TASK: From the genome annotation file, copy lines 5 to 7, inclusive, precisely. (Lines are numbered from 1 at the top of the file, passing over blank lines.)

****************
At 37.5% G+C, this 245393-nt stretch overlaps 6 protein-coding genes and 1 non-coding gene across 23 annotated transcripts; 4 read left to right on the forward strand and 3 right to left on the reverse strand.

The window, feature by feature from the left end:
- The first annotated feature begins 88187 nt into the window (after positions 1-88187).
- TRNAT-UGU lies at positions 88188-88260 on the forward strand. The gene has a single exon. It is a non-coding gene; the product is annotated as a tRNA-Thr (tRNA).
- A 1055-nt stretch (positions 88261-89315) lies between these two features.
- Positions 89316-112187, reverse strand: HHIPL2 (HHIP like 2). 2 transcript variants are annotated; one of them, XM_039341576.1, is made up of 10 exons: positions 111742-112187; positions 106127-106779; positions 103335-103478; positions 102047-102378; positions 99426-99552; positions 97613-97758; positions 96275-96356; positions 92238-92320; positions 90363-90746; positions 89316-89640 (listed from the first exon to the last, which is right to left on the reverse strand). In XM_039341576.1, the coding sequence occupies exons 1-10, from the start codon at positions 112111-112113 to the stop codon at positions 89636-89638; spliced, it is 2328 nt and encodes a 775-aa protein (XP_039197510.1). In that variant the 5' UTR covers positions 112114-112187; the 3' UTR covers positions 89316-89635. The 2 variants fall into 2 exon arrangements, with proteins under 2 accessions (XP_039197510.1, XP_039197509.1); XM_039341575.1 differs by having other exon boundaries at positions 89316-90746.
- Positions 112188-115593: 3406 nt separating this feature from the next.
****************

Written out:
- A 1055-nt stretch (positions 88261-89315) lies between these two features.
- Positions 89316-112187, reverse strand: HHIPL2 (HHIP like 2). 2 transcript variants are annotated; one of them, XM_039341576.1, is made up of 10 exons: positions 111742-112187; positions 106127-106779; positions 103335-103478; positions 102047-102378; positions 99426-99552; positions 97613-97758; positions 96275-96356; positions 92238-92320; positions 90363-90746; positions 89316-89640 (listed from the first exon to the last, which is right to left on the reverse strand). In XM_039341576.1, the coding sequence occupies exons 1-10, from the start codon at positions 112111-112113 to the stop codon at positions 89636-89638; spliced, it is 2328 nt and encodes a 775-aa protein (XP_039197510.1). In that variant the 5' UTR covers positions 112114-112187; the 3' UTR covers positions 89316-89635. The 2 variants fall into 2 exon arrangements, with proteins under 2 accessions (XP_039197510.1, XP_039197509.1); XM_039341575.1 differs by having other exon boundaries at positions 89316-90746.
- Positions 112188-115593: 3406 nt separating this feature from the next.